in time be nonsustainable,
and force a massive breakdown in the pattern which leads to it. The details
of the breakdown mechanisms
are complex... but on the whole, if we don't choose a benign and viable
mechanism, other mechanisms
will appear. In areas like the Middle East, as nuclear technology continues
to spread... well,
it really ends being a matter of life and death. Positive thinking that
ignores the realities... well,
haven't we learned by now that the ostrich is not a model to emulate? Or do
to understand psychology and philosophy better, to remind ourselves that going
crazy or committing suicide really aren't what we want to do? (This is one
of the roles
of psychology, I guess...)
So... if continued pop growth>k is nonsustainable... we must ask next what
are the main determinants
of population growth.
Optimistic reports from the UN are NOT one of the determinants. It is true
that a greater concentration of lawyers
would tend to reduce local fertility :) but this doesn't really reach the
poorer parts of the world.
The World Bank (Pauline somebody...) pioneered studies of the
determinants of fertility
which have stood the test of time, identifying two main factors -- women's
and full access to health care (yea even unto reproductive choices).
The bottom line: those cultures which would block those two factors are
They are like the Haitian slave-owning cultures. No, I do not endorse the
of effeminizing cultures that want to weaken males and repress our natural
we need to face up to reality here. No culture -- no fundamentalist culture,
east or west, Christian or Moslem, Jew or Hindu -- which interferes with these
variables is sustainable. Such cultures may at times grow, like cancer --
cancer, if unchecked, they lead to the death of the entire body, cancerous
We need to appreciate this. (And, yes, on balance, I agree that there are
spiritual aspects to the
nonsustainability of such cultures as well, but the mundane numbers are
enough by themselves...)
But... there is a lot we can do, and still be sustainable.
We can still hope to grow economically in a way that substantially
increases energy use
per capita in the long-term. **IF** we take the trouble to develop truly
energy sources (of which ground-based "solar farms" and new designs for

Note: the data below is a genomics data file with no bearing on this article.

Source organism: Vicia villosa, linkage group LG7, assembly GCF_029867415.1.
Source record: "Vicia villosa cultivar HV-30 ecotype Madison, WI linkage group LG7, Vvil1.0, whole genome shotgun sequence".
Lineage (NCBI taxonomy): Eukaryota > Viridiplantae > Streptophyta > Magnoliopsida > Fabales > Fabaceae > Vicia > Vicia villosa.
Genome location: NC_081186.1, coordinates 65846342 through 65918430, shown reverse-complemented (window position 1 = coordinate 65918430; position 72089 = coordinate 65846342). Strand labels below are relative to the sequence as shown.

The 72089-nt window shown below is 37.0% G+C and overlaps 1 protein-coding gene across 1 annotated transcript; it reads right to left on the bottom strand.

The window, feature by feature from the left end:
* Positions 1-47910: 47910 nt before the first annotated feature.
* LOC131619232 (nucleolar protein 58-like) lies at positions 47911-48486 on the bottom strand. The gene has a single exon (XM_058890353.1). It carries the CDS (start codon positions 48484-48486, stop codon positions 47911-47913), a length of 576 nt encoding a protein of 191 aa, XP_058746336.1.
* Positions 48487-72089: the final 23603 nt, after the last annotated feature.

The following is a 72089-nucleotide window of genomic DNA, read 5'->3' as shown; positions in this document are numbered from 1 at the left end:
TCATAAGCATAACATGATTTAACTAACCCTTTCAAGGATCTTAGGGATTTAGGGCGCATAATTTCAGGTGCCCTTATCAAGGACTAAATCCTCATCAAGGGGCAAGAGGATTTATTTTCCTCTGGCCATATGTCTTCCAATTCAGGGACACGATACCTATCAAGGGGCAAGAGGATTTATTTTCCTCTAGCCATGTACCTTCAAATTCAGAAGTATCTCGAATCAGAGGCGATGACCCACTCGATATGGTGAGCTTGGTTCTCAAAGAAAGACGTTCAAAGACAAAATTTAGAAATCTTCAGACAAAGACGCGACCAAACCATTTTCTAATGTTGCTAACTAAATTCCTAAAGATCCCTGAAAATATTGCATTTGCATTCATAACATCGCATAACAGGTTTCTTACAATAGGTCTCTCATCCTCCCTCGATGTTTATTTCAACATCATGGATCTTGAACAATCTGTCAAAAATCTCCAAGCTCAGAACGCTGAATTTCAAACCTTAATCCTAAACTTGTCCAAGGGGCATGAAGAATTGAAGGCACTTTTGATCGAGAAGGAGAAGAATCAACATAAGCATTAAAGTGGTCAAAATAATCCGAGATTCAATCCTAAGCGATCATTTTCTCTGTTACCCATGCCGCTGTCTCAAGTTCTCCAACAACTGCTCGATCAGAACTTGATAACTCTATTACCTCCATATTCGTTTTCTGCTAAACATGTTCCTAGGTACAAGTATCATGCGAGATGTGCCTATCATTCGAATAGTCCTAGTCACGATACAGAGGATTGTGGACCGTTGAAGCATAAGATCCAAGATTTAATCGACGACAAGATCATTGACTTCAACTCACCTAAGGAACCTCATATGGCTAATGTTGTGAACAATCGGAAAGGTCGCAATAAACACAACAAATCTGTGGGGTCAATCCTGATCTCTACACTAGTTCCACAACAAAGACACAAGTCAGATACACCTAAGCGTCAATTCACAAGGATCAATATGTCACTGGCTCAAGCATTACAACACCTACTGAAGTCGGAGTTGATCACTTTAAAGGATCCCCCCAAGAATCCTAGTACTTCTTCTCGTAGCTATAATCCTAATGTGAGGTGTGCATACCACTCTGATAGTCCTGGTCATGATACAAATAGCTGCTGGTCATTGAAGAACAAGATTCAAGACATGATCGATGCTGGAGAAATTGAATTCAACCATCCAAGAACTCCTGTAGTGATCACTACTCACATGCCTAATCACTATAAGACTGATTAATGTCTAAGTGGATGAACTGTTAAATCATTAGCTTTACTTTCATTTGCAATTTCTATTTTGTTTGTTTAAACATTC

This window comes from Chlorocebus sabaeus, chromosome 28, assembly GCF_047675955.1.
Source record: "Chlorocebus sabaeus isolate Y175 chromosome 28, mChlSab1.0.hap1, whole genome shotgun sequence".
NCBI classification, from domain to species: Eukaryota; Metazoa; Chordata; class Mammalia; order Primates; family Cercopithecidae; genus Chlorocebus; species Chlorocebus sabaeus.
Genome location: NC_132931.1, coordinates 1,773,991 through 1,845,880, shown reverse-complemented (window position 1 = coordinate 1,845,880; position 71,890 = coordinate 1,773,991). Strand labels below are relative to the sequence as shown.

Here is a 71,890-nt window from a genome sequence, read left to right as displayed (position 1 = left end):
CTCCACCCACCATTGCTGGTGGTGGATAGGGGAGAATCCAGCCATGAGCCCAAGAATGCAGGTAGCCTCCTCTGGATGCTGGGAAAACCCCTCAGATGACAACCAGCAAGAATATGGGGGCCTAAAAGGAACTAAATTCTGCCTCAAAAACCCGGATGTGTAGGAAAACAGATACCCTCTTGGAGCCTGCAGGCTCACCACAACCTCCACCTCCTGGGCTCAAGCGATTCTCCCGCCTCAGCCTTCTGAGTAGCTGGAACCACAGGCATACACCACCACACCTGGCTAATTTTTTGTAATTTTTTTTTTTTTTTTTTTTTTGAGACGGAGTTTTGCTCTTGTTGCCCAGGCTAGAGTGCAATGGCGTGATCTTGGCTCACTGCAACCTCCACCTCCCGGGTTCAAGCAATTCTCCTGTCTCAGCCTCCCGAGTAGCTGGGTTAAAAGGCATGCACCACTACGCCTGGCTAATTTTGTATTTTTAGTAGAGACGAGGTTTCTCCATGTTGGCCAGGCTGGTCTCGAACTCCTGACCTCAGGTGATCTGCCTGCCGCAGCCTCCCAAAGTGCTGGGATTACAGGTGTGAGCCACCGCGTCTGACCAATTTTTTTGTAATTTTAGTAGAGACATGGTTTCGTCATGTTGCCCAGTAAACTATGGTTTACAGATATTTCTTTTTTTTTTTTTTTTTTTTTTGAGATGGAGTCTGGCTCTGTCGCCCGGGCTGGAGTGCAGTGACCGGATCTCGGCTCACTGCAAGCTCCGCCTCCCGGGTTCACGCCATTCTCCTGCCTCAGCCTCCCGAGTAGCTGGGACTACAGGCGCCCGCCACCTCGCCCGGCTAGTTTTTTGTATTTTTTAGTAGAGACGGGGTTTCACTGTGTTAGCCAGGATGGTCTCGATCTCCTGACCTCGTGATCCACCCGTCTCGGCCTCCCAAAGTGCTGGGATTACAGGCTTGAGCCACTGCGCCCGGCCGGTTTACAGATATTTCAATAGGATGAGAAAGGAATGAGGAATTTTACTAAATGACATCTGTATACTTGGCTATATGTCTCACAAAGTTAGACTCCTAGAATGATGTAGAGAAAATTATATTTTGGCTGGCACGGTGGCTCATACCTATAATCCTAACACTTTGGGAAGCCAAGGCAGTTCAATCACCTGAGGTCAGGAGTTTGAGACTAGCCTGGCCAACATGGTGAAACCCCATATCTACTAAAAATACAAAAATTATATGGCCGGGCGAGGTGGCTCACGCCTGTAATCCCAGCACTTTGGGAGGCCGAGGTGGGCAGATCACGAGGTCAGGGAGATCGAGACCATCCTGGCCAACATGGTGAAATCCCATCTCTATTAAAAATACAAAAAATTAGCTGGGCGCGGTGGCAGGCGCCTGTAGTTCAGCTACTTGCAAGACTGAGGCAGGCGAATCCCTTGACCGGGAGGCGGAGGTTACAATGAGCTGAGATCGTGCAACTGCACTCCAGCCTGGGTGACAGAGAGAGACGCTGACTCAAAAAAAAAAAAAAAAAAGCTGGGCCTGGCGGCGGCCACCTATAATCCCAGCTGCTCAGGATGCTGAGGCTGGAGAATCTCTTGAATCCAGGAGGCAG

space solar power
are the most definite options), it is clear that we CAN multiply per capita
by a huge amount, safely, if the number of "capita" doesn't go astronomical.
And so we could supply the entire world with HDTVs, if they wanted them,
and so on and so on.
And yes, we can reach out beyond the earth. And we don't have
to become human robots to do it.
Modesitt's book the Ethos Effect is uncanny in its degree of match to some
aspects of reality
(even as obviously fictionalizing others). It portrays a "Revenant" culture
(as do earlier book
in that series) which has obvious ties to old Mormon or Moslem cultures --
and to the kind
of treatment of women that fits the discussion above. But it also portrays
a "Taran Republic"
which has disturbing parallels to Rome and to certain forces at work in the US.
(Though Marion Zimmer Bradley has a book Heartlight which has a more
of the same forces, simplistic but not entirely to be ignored.) Do **BOTH**
cultures involve a kind of fundamental nonsustainability, like a system of
has accepted a few key premises ultimately guaranteeing a kind of internal
contradiction and collective nervous breakdown? The Sharia --- the "fair deal"
concocted by the Abbasid emperors -- can easily be diagnosed (and in principle
corrected) -- in that spirit. But what about the corruption? The many LEVELS
of corruption all around us? Such as willful ideological blinders... such as
the new role of PACs and... whatever? And ersatz TV preachers and mullahs,
dedicated to their own person sports games without any real respect for the
I remember a friend studying psychoanalysis who once said :"Actually, those
neurotics were much easier to treat. There was hope for them. They had
ideas. How do you treat a walking jellyfish?"
Best of luck to us all in the new year and beyond..